I’ve written extensively on organic church life (see the links below this post). Reimagining Church and Finding Organic Church are theological and practical treatments of the subject. Yet the term “organic church” continues to be used for any group of believers that meets in a home. (This is a misnomer as we’ve previously discussed.) The concept of authentic organic church life is very hard to get over to a person who has never seen it firsthand.
What follows is a report from a person who visited one of the organic churches that my co-workers and I planted and are working with presently. I’m deliberately not giving the city where this church exists as this is not an advertisement, and it will detract from the point.
I hope the report will give you a better handle on what organic church life looks like in living color. Similar testimonies of those who live in organic church life appear in the links below. Note that “organic church” is nothing other than the church that the New Testament envisions.
It was in my first year of college at Asbury, living in a pretty close community with several brothers on my dorm hall, that I REALLY started acknowledging the Lord’s…well…Lordship…over my life. As in, I began giving everything to Him…my mindsets, plans, dreams, and lifestyle.
I was done with making Him out as one of the dishes on my life’s buffet line. A little bit of school, a little bit of family, a little bit of friends, a little bit of fun, a little bit of God. No, Jesus Christ is all and in all. I would not have worded it like that back then, but I can see that that’s the place to which He was bringing me in that season. That He would become in and over every part of my life.
Well, when you really, truly invite the Lord to start transforming your mindset, He will oblige. It’s a dangerous thing, to be honest. It’s a lifelong process, I suppose, but some of that initial transformation was pretty earth-shattering for me.
I won’t go into all the ways in which He began changing me, but merely the one that is particularly relevant to the topic: my mindset concerning the church.
I began reading the scriptures with new eyes. It seemed to me that there was a world of difference between the church I read about in Acts/the epistles and the church I had known my whole life.
There were many questions that I asked over the course of the next few years. Why do Christians not have the same kind of community life that they shared in the early church? Why does it seem that pastors and programs drive churches instead of the Holy Spirit? Why are buildings called churches instead of the people? Why do we meet for a “service” every Sunday morning? And Sunday and Wednesday evenings too, if we’re committed?
(That last part was a joke, friends)
There were many other questions, but you get the idea.
During this period of time, someone recommended a rather subversive piece of literature to me: the book Pagan Christianity by Frank Viola and George Barna. It resonated with me deeply, and made me realize that the questions I had been asking were actually legitimate.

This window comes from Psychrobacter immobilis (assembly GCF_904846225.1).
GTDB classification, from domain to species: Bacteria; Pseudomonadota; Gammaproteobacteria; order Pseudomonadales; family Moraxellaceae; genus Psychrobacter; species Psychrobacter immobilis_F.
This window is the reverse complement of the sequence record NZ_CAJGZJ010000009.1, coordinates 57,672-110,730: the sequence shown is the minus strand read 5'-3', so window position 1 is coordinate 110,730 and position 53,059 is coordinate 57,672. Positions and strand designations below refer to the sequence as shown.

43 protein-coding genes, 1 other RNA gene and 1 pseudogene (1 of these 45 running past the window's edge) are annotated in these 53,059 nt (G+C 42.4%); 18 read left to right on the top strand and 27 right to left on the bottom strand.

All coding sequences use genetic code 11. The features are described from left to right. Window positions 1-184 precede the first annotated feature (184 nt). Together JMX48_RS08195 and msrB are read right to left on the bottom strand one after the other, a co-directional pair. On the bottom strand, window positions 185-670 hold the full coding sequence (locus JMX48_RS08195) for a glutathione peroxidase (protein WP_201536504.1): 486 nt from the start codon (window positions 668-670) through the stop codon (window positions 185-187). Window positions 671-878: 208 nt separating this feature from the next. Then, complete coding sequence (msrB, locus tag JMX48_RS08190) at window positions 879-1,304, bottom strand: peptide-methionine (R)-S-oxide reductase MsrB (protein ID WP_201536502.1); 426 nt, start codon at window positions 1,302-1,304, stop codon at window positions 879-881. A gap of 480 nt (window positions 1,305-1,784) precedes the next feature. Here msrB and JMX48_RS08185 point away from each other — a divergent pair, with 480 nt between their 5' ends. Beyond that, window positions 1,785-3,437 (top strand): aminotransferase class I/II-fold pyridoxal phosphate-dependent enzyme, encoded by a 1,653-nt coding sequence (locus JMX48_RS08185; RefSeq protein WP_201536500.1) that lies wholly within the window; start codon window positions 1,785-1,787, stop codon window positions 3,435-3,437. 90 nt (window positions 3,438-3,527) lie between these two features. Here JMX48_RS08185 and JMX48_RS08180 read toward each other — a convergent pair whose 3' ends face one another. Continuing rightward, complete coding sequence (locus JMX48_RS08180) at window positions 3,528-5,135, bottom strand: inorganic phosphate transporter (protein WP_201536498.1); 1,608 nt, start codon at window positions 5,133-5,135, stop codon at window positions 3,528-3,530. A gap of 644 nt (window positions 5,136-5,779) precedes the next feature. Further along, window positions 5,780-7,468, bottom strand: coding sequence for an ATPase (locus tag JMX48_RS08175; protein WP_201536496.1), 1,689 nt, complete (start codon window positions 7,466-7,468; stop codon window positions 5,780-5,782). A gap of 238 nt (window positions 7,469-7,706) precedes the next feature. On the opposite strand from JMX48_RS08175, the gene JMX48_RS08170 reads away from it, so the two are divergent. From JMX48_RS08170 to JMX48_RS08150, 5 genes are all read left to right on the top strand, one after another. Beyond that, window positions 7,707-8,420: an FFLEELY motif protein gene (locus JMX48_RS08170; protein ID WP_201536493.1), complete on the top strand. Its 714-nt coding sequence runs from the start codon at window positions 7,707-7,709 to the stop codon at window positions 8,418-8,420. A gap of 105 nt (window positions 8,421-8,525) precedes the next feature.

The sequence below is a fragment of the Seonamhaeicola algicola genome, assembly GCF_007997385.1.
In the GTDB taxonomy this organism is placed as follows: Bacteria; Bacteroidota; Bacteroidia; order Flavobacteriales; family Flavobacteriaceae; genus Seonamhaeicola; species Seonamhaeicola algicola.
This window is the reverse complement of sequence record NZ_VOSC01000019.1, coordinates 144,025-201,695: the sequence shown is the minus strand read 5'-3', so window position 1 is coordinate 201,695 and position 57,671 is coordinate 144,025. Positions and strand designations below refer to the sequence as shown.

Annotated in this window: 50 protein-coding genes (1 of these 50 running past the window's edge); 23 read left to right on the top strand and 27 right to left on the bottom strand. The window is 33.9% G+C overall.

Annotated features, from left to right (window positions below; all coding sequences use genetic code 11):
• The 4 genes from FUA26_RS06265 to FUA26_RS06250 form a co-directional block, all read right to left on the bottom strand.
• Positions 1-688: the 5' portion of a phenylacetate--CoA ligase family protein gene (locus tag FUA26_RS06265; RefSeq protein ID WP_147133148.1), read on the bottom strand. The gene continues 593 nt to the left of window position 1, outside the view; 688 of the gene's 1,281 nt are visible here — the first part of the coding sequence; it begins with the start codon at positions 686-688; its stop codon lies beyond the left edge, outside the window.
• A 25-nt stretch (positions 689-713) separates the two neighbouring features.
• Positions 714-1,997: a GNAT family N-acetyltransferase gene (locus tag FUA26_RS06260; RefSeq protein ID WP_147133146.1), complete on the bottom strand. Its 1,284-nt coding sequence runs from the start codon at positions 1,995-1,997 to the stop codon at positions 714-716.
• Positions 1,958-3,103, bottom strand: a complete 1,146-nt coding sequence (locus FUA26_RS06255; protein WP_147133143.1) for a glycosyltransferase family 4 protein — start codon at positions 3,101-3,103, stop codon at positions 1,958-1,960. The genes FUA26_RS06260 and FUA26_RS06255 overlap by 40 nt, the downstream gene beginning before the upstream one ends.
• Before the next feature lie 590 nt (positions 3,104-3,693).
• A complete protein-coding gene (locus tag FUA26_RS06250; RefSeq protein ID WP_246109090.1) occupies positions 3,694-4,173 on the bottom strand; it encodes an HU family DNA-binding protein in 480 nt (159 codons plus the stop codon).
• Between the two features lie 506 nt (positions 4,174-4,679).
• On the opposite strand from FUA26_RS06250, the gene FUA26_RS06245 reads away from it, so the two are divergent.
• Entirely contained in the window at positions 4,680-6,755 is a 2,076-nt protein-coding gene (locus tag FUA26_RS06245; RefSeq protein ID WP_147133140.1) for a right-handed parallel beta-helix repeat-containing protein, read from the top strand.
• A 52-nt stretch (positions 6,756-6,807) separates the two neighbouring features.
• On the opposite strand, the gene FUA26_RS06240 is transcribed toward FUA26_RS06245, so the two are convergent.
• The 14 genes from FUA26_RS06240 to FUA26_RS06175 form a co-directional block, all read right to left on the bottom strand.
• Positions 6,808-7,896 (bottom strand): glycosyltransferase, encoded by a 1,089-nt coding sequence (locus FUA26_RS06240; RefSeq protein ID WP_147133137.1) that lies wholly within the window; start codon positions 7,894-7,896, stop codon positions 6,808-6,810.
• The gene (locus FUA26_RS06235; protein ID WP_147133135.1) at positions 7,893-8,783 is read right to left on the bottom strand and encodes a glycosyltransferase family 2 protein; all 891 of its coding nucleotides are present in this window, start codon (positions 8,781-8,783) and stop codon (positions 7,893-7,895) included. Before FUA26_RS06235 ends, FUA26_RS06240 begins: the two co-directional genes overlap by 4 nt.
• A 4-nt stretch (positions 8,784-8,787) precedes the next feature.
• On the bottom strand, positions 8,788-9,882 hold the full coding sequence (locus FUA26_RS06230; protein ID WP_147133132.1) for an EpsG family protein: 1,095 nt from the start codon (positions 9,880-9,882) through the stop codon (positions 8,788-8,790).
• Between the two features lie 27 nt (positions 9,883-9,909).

At first, what I mostly had on my mind was just trying to do the “right” thing…”well, if this is what’s biblical, then let’s do it!” But it’s so much more than that. It’s about fulfilling the purpose of God that He’s had for us in Christ since before the foundation of the world was laid…before our souls were ever even in need of saving (A post for another time, perhaps). It’s about KNOWING Christ in a way that I never have been able to before. The Lord’s chosen way of revealing Himself is primarily through a body of believers who share an intimate life together in the unity of the Spirit.
I have attended an event in Orlando for the past two summers that they (Frank Viola, Milt Rodriguez, & Alan Levine) have led, for the purpose of connecting like-minded believers and equipping them to begin to live/meet in such a way. At the last event (in July) I got connected with a few of the brothers and sisters from a church that was planted by Frank, Milt, and Alan. And I was blown away. I experienced a love for Christ and others that I had yet to experience in my lifetime, and felt an inexplicable bond with them. The Lord revealed Himself in a completely fresh and new way.
Needless to say, I soon made plans to go down and visit this body.
Now, let me go ahead and preface this with a statement: I know that there is no perfect church. The Fall marks all of us. So I’m not elevating what I’ve seen to some heavenly standard (at least, in a comparative sense).
That being said, the week I spent in this church was phenomenal. Spiritually speaking, it was the most real experience of the kingdom of heaven, the community of God, and the Lordship of Christ I’ve ever encountered. The church meets as a whole on Saturday evenings, where they gather together and express Christ in the ways I mentioned earlier (song, poetry, etc.). The meetings are spontaneous … there’s no order of worship, and no “worship leader” (except the Holy Spirit). They are full of light, life, and love.
But while the meetings were great, the highlight of the trip was something that lasted all week long: the community life.
These brothers and sisters really do share their lives together. They’re family. Rather than just seeing each other once a week, they’re intimately involved in one another’s lives throughout the whole week. There wasn’t a day that I didn’t fellowship with some of the brothers and sisters (even outside of the two brothers I was staying with). And one of the coolest things is that they already feel like family to me … like I’ve known them for years and years. I felt so welcome…the Lord’s hospitality there was powerful. Everyone’s lives were a great blessing and encouragement to me. While I was there, the Lord impressed upon me that I would become like a child again with these people and re-learn Him in a new way.